• Produce fewer non-qualified applicants. Baptist Healthcare and Allstate have both found that referrals produce a lower percentage of “non-qualified” applicants, a characteristic that reduces the screening delay inherent in most recruiting systems and enables recruiters to focus on getting the right candidates in front of the right managers in the shortest possible time.
  • Function successful across borders in global organizations. Few recruiting programs can function across global borders without tweaks to tune the program to the local environment. Employee referral programs are one of the shining exceptions. Numerous global companies with operations in the United States, Europe, Asia, and the Middle East have deployed referral programs that function identically in nearly every location. The source has become so popular that within many companies operating in India, it has become the predominate source. The India Times reports that Indian firms often hire as many as 40 percent of their new hires via employee referral. Companies there have noted that such programs produce higher quality candidates, higher offer acceptance rates, and hires compatible with the work environment. Agilent Technologies found that the program worked just as well in Asia and Europe as it did in the U.S., despite a multitude of cultural differences.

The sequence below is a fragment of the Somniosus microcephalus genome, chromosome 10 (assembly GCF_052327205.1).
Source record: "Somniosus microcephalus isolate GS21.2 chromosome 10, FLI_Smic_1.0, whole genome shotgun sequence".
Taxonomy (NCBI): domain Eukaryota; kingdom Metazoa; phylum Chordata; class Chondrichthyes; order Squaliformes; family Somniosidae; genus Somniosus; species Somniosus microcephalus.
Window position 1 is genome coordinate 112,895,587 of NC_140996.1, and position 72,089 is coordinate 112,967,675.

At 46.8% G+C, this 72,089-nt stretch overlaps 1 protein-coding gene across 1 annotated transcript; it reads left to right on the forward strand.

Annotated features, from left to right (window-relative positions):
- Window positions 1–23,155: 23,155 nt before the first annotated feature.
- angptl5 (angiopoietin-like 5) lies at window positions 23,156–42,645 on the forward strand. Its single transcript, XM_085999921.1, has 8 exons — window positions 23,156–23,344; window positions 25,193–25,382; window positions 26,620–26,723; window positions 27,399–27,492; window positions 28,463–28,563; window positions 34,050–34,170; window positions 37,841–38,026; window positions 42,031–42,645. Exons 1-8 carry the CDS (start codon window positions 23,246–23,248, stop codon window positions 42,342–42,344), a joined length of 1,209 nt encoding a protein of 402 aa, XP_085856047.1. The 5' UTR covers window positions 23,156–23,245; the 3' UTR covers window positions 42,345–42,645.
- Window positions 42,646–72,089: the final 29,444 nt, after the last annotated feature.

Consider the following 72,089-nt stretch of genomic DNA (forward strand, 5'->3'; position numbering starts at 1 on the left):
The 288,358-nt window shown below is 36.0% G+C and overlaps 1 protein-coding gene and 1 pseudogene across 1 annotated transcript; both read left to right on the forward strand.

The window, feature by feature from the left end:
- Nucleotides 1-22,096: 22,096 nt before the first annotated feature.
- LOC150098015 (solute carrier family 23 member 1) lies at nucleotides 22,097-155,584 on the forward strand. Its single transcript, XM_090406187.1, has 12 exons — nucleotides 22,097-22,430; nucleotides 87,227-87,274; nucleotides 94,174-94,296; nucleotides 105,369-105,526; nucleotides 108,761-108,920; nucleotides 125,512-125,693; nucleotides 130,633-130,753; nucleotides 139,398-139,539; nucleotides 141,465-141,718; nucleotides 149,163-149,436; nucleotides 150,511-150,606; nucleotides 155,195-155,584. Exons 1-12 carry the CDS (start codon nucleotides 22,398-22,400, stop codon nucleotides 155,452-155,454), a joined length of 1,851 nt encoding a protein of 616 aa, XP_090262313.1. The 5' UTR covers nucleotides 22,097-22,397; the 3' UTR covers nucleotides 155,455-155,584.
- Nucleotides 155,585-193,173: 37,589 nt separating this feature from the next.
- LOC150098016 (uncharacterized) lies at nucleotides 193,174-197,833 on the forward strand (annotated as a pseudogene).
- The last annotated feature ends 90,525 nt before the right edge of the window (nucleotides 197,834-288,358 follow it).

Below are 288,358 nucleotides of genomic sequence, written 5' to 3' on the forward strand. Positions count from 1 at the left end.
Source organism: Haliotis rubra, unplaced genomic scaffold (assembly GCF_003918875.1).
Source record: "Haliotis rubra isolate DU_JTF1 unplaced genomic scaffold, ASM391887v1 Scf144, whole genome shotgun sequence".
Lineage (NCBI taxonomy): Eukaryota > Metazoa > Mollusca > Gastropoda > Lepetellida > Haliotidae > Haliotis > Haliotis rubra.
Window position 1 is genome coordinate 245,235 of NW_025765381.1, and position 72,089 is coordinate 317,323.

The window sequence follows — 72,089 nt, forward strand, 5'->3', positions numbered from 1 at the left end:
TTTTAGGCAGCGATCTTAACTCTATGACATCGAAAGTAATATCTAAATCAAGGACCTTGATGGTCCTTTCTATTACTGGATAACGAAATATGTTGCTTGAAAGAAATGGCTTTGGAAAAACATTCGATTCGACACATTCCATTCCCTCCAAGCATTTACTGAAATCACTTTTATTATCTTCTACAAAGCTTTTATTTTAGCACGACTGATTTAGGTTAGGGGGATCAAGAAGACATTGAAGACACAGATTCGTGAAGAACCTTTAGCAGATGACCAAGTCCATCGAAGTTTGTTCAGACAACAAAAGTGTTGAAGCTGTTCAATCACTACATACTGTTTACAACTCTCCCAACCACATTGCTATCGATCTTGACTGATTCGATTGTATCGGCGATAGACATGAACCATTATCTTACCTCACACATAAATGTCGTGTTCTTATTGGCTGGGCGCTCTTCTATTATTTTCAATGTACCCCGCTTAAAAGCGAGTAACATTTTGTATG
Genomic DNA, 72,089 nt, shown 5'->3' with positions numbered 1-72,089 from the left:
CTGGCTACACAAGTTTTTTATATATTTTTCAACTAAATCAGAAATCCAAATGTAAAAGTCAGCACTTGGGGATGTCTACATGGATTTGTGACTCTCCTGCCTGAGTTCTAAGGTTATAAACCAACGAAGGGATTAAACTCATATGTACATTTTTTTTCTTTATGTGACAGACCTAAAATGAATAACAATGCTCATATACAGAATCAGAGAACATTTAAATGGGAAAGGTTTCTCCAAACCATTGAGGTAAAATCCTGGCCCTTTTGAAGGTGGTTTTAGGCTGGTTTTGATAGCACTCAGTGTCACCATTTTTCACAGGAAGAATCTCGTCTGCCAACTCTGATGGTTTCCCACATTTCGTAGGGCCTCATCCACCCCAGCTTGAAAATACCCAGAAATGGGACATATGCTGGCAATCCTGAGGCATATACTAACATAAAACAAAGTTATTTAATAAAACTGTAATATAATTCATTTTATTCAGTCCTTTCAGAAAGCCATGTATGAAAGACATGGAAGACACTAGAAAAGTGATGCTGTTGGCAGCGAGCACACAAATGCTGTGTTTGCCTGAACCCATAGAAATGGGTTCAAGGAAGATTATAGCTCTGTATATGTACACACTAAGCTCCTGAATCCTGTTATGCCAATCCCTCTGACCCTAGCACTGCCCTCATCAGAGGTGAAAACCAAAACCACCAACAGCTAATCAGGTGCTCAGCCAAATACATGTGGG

• Reduce the burden on recruiting departments. It is not uncommon for managed referral programs to produce more than 50 percent of an organization’s total new hires. Because managed programs focus on tuning the program to produce only qualified applicants, a great deal of the labor that the recruiting department would usually expend screening and sorting applicants is eliminated.